Clemson University’s Department of Bioengineering has been widely recognized as a pioneer in the field of biomaterials science and engineering and is renowned for its leadership in biomaterials research and education. One of the oldest in the world, Clemson’s bioengineering program began in 1963 with the inception of a Doctor of Philosophy. A Master of Science was added in 1966 and a Bachelor of Science in 2006.
Clemson has one of the oldest bioengineering programs in the world and is widely recognized as a pioneer in the biomaterials field. Both master’s and Ph.D. programs are offered to motivated engineering and life sciences students. The department has ongoing collaborations with the University of South Carolina, Medical University of South Carolina, Greenville Hospital System, Emory University and Carolinas Medical Center.
|Course of Study|
Program of Study
MS: The curriculum for the Master of Science degree consists of a core of recommended bioengineering courses supplemented by elective courses that provide a student greater depth in his/her specific area of interest.
Two degree options are offered at the master’s degree level: a Thesis and a Non-Thesis option. The minimum time period necessary to complete the Master’s Degree is normally 18 months, out of which at least one academic semester must be undertaken in residence as a full-time student at Clemson University.
Ph.D: Candidates applying to the bioengineering doctoral degree program must provide evidence of their potential success in advanced graduate study. The selection of courses for the doctoral degree is flexible and depends on the background and objectives of each candidate. A typical program includes a minimum of 18 semester hours of graduate level courses beyond the master’s degree requirements. Students interested in obtaining a doctoral degree should enroll directly into the doctoral program from their baccalaureate degree. A master’s degree is not required for application to the doctoral program. Qualifying and comprehensive examinations must be passed before a student is accepted officially as a Ph.D. candidate. The qualifying examination involves a written report, oral presentation and examination of the student’s understanding of the bioengineering literature related to their specific doctoral research project. The exam is administered by the student’s advising committee members and other appointed bioengineering faculty with an expertise related to the science and engineering topics addressed in the literature review. The Ph.D. degree in bioengineering can also be jointly conducted with an M.D. degree at the Medical University of South Carolina.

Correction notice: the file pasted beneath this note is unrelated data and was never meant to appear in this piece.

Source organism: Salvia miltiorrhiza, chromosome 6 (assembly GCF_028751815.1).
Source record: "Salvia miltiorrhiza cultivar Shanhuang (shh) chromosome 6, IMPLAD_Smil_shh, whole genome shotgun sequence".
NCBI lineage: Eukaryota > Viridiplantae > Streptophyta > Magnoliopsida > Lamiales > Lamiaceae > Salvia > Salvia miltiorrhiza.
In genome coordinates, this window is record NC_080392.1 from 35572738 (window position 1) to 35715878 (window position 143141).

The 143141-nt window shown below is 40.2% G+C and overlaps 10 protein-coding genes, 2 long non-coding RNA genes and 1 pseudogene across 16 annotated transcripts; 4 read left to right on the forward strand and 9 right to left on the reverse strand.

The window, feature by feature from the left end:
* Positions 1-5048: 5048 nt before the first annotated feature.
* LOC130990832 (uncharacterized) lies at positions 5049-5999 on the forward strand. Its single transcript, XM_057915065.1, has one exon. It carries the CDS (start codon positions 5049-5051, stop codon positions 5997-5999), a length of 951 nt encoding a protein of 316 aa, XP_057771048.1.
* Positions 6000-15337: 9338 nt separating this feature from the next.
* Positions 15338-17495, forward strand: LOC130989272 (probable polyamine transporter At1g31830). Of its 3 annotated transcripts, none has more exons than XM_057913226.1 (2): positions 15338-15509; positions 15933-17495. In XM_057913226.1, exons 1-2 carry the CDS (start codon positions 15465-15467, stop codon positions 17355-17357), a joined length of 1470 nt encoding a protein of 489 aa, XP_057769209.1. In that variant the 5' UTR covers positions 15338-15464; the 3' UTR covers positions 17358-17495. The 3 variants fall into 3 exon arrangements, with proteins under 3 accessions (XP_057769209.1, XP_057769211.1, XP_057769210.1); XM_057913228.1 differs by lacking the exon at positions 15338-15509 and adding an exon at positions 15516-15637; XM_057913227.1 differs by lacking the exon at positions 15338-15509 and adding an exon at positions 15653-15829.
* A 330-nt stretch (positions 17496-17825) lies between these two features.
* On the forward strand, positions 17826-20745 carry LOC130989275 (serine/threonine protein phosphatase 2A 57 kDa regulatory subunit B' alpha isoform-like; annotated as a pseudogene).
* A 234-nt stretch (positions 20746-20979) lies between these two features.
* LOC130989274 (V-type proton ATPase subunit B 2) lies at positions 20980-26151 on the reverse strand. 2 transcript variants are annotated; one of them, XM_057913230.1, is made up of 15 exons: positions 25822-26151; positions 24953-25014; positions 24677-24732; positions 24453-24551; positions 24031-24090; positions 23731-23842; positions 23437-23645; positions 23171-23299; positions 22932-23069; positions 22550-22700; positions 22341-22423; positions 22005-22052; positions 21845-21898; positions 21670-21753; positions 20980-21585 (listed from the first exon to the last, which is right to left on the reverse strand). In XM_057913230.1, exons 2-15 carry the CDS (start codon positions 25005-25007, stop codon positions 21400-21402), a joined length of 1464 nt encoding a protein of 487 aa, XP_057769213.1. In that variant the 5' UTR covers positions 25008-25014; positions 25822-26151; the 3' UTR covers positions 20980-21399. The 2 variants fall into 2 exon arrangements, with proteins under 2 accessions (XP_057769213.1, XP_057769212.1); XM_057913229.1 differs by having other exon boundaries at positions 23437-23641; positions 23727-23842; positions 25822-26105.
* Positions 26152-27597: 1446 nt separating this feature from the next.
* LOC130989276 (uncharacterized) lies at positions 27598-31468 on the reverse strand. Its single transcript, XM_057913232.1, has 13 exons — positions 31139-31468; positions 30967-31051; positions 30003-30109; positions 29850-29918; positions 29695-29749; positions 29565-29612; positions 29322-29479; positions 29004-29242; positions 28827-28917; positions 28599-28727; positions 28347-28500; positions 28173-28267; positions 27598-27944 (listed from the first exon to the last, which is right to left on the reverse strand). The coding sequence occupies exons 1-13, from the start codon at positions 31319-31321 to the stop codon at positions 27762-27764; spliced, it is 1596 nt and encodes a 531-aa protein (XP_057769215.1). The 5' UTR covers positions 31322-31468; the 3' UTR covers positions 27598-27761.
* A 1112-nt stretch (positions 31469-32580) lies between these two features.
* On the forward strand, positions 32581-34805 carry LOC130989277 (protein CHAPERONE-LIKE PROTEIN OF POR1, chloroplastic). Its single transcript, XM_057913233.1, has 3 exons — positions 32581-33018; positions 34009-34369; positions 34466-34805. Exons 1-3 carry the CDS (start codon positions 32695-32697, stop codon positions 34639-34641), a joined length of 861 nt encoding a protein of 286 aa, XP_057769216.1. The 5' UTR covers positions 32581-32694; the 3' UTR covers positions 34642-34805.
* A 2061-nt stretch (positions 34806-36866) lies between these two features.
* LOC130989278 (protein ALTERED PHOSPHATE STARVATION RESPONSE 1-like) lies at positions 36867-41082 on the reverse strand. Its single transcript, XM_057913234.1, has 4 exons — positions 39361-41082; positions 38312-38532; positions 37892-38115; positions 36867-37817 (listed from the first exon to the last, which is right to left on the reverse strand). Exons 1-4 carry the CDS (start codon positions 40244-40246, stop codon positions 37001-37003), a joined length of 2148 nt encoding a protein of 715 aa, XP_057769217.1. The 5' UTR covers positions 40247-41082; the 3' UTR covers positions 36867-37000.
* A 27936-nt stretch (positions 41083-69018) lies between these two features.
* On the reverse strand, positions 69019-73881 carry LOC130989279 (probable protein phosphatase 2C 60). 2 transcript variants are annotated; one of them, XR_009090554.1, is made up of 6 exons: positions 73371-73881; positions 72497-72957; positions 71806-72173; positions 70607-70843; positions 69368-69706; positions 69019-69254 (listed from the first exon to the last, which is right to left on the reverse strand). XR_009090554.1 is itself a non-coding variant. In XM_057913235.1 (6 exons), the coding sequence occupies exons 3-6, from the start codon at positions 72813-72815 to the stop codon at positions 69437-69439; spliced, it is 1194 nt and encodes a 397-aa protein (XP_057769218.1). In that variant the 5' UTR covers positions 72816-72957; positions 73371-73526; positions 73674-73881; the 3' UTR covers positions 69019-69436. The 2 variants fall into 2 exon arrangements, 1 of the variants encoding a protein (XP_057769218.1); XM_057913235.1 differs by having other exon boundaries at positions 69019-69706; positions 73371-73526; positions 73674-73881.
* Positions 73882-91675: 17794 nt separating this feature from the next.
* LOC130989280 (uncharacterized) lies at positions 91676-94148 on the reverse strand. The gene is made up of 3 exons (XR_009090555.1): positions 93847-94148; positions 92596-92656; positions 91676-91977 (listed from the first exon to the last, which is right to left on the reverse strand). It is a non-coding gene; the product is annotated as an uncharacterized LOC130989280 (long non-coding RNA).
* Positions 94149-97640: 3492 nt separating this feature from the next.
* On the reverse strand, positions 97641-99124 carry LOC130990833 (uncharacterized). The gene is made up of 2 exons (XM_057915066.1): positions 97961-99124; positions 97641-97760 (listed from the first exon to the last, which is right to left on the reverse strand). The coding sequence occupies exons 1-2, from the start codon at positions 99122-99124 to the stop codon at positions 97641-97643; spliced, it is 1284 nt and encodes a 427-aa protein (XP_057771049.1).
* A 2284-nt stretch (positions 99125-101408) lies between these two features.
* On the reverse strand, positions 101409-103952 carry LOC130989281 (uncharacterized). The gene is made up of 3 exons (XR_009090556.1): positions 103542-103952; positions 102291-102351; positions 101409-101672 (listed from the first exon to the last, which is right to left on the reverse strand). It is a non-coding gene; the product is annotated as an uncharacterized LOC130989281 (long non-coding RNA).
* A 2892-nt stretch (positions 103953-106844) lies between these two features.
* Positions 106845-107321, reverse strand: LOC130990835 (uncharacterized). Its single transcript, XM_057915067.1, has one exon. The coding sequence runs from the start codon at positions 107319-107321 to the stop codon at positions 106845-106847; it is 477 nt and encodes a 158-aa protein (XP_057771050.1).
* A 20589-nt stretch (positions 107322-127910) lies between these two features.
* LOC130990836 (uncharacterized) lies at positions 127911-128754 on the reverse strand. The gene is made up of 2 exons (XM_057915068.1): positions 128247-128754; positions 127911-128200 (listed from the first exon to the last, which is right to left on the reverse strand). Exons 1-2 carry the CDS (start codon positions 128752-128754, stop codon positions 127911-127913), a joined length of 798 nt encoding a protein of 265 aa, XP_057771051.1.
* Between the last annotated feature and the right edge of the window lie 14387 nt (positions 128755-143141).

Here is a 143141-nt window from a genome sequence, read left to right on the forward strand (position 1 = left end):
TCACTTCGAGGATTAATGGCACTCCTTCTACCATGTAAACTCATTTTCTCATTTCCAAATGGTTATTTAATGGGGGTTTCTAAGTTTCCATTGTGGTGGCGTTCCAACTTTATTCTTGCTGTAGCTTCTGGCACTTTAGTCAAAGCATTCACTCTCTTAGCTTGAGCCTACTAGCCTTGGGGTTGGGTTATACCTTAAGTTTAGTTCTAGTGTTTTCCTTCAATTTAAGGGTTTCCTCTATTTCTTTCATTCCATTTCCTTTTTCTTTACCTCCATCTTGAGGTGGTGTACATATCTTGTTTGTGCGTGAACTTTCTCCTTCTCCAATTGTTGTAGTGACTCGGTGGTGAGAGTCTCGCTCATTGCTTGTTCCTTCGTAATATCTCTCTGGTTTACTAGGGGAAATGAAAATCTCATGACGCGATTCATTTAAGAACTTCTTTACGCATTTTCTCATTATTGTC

The University’s Biosystems Research complex, built in 2004, serves as a focal point for biotechnology research. The $24 million facility includes fully equipped laboratories for polymer synthesis and characterization, mechanical testing, histopathology, tribology, surface analysis, image analysis, cell culture, computer-aided analysis and design, and virtual reality. Other facilities available include animal surgery facilities and electron microscopy facilities with supporting staff and machine shops with support technicians.
Among the laboratories available in the Department of Bioengineering are a mechanical testing laboratory (Instron 3120 and 8874, Vitrodyne V1000), biotribology laboratory (Instron-Stanmore knee simulators and unidirectional and multidirectional friction and wear testing systems), surface analysis laboratory (TOPO-3D and NT-2000, Wyko Corp.), histopathology laboratory (EXAKT System for hard tissue histology, Polycut E, grinders, polishers and soft tissue processing facilities) and additional laboratories for cell culture, tissue engineering, computer simulation and biomaterials evaluation. State-of-the-art equipment for material characterization (FTIR, XPS, SEM, TEM, DSC, DMA, NMR, FAME, etc.) are available in the Department of Bioengineering, the School of Textile, Fiber and Polymer Science, and the Materials Science and Engineering Program.
Collaboration with the Greenville Hospital System (GHS) and the Medical University of South Carolina (MUSC) opens doors for clinically based bioengineering research. The Department of Bioengineering offers research support for the fellowship program in endovascular surgery at GHS. Enhanced teleconferencing capabilities allow students and researchers to participate in remote classes, grand rounds, clinical discussion and collaborative research. Faculty of the Department of Surgery are actively involved in classroom teaching on vascular engineering and pathology, biocompatibility and biomaterials implantology. Graduate students conduct clinical internships and research projects in clinical departments at both GHS and MUSC. This extensive collaboration format also exists with the Carolinas Medical Center in Charlotte, North Carolina. Numerous partnerships have also been established between the department and medical device and development companies. These partnerships involve short-term industrial internships and rotations, and on-site graduate research as formally established with Poly-Med Inc. (http://www.poly-med.com) and Smith & Nephew Inc. (http://www.smithnephew.com). Industrial partners also participate in the professional development of students through annual career panels and in-house workshops.